The Salary-Cap Implications Of The Wizards-Hornets Trade

February 29, 2012; New Orleans, LA, USA; New Orleans Hornets guard Trevor Ariza (1) reaches for a loose ball from Toronto Raptors forward James Johnson (2) during the first quarter of a game at the New Orleans Arena. Mandatory Credit: Tyler Kaufman-US PRESSWIRE

The Washington Wizards have made a pretty big trade eight days before the 2012 NBA Draft, acquiring Emeka Okafor and Trevor Ariza from the New Orleans Hornets for Rashard Lewis and the No. 46 pick. We will talk extensively about the on-court fit of Ariza and Okafor over the next few days, as well as what this means for the Wizards' decision in the 2012 NBA Draft.

But for right now, it's important to note the salary-cap implications of this deal. They are real, and they are spectacular. Well, maybe not spectacular, but I just wanted to work in a Seinfeld reference.

Make the jump for more.

Assuming the trade goes through, here is the Wizards' salary data for next season:

  1. Emeka Okafor: $13.5 million
  2. Nene: $13 million
  3. Trevor Ariza: $7.3 million
  4. Andray Blatche*: $7.2 million
  5. John Wall: $5.9 million
  6. No. 3 pick**: $4.1 million
  7. Jan Vesely: $3.2 million
  8. Kevin Seraphin: $1.8 million
  9. Chris Singleton: $1.6 million
  10. Trevor Booker: $1.4 million
  11. Jordan Crawford: $1.2 million
  12. Shelvin Mack: $762,000
  13. No. 32 pick**: 762,000

*=Likely Amnesty candidate.

**=Equal to the slotted first-year salary of the 2011 No. 3 and No. 32 picks. Those numbers are expected to stay the same this year.

TOTAL: $61.72 million

TOTAL WITHOUT BLATCHE: $54.52 million.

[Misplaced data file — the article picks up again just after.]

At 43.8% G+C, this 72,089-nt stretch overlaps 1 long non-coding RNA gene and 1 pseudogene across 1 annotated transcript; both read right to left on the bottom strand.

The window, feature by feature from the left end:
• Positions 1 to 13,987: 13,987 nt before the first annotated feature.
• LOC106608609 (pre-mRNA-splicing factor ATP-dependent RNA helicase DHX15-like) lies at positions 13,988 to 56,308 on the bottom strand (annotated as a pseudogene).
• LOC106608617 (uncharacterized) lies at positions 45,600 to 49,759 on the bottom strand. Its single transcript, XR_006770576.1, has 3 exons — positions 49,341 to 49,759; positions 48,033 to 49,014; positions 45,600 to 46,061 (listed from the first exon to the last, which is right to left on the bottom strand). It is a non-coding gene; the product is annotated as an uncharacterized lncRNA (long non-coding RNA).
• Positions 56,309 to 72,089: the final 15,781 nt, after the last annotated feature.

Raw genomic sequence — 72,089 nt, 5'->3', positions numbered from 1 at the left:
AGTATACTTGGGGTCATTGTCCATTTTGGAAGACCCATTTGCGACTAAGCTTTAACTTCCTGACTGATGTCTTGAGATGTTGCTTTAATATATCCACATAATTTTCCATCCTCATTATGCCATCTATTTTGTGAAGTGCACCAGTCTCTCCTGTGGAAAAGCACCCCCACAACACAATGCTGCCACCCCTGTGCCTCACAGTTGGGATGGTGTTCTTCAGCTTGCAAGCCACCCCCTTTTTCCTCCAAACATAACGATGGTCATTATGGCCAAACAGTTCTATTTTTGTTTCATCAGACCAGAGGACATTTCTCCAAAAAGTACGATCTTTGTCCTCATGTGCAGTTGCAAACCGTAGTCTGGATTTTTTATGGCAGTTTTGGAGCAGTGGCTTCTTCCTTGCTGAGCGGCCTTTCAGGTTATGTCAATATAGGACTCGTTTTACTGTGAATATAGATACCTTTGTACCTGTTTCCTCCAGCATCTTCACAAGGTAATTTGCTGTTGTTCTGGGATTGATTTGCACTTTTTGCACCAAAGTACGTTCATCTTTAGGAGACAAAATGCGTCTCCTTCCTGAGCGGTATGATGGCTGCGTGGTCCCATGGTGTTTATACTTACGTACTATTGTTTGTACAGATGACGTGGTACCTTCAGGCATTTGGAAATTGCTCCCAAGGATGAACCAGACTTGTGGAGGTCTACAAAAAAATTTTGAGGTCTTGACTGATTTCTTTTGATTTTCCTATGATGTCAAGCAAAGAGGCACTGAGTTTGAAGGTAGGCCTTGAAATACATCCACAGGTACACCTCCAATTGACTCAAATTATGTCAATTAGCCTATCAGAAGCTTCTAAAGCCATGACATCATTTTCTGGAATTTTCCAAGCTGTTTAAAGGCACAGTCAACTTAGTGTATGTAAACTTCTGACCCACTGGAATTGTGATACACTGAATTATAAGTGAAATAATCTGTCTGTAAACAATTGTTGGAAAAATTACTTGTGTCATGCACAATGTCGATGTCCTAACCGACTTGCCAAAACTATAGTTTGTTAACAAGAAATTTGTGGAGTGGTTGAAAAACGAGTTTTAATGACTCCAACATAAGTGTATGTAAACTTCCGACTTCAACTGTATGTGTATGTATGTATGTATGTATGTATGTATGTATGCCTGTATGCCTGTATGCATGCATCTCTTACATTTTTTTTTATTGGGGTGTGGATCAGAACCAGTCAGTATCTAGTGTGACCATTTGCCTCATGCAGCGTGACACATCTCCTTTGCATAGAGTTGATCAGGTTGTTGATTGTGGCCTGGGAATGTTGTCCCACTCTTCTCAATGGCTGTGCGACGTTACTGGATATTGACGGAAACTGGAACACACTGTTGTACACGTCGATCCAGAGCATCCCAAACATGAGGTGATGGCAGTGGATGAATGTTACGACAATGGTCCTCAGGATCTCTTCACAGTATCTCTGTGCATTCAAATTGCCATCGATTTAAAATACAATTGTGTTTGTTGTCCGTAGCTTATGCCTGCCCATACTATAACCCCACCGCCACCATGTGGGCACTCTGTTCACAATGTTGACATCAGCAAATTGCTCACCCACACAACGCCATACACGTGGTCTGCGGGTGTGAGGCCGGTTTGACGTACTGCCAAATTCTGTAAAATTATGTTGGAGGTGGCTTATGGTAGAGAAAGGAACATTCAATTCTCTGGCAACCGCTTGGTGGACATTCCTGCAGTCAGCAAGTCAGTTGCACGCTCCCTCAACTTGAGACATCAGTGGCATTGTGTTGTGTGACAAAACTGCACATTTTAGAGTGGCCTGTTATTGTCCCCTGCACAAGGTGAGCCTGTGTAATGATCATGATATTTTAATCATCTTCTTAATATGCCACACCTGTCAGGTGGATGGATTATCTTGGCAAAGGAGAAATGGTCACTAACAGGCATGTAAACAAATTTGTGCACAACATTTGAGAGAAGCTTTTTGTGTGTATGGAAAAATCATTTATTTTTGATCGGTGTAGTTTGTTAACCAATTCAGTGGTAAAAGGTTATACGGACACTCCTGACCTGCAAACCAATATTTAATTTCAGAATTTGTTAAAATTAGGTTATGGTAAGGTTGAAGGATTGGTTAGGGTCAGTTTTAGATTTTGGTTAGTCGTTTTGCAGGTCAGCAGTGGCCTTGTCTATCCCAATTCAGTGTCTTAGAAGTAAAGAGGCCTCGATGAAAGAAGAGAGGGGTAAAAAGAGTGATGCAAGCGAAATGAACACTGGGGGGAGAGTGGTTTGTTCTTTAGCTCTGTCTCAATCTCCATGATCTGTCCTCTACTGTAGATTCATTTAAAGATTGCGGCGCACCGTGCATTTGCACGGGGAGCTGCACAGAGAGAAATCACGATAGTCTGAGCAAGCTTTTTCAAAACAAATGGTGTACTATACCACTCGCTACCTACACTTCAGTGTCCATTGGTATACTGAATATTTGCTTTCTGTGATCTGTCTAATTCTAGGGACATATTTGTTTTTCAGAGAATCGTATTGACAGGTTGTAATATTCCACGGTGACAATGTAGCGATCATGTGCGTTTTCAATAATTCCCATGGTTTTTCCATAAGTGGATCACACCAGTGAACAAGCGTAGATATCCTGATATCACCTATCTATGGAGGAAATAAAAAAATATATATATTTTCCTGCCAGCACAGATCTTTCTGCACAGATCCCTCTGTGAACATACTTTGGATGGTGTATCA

NOTE: This does not include any cap holds for existing free agents James Singleton, Cartier Martin, Brian Cook or Morris Almond.

This means that the Wizards will not likely be a big free-agent player this summer, even if Blatche is released via the Amnesty clause. The salary cap will be set at $58 million, so that should eliminate all high-level and even mid-level free-agent prospects. The most the Wizards could do is sign someone for potentially half of the value of a mid-level exception.

The more interesting scenario is next summer. Here's the Wizards' situation then, assuming Blatche is let go:

  1. Emeka Okafor: $14.5 million*
  2. Nene: $13 million
  3. Trevor Ariza: $7.7 million**
  4. John Wall: $7.5 million***
  5. 2012 No. 3 draft pick: $4.3 million
  6. Jan Vesely: $3.3 million
  7. Kevin Seraphin: $2.8 milllion***
  8. Trevor Booker: $2.35 million***
  9. Jordan Crawford: $2.2 million***
  10. Chris Singleton: $1.7 million
  11. 2012 No. 32 draft pick: $762,000
  12. 2013 first-round pick: ????
  13. 2013 second-round pick: ???

*=Can exercise an early-termination option and become a free agent; this is what he's owed if he doesn't.

**=Can exercise a player option and become a free agent; this is what he's owed if he doesn't.

***=Eligible for a contract extension, but it would not kick in until the following year.

NOTE: Does not include any cap holds.

TOTAL: $60.11 million, not including draft picks.

That means that, barring bounce-back seasons from Ariza and/or Okafor that cause them to opt out of their current deals, the Wizards probably won't be a free-agent player in 2013 either. Essentially, they've decided that Nene, Ariza and Okafor are their free-agent acquisitions for the next two years, with Nene also being one for the two years after that. This also means that the Wizards will not be able to execute unbalanced trades with the salary cap, which could be even more valuable that using the space to sign free agents in the coming years, with many teams likely to shed long deals to get under the luxury tax before harsher penalties kick in after the 2012-13 season.

The Wizards clearly are a better team now than they were before making this trade. It remains to be seen if the salary-cap cost is worth that improvement.

(Thanks to Sham Sports for all the salary data).

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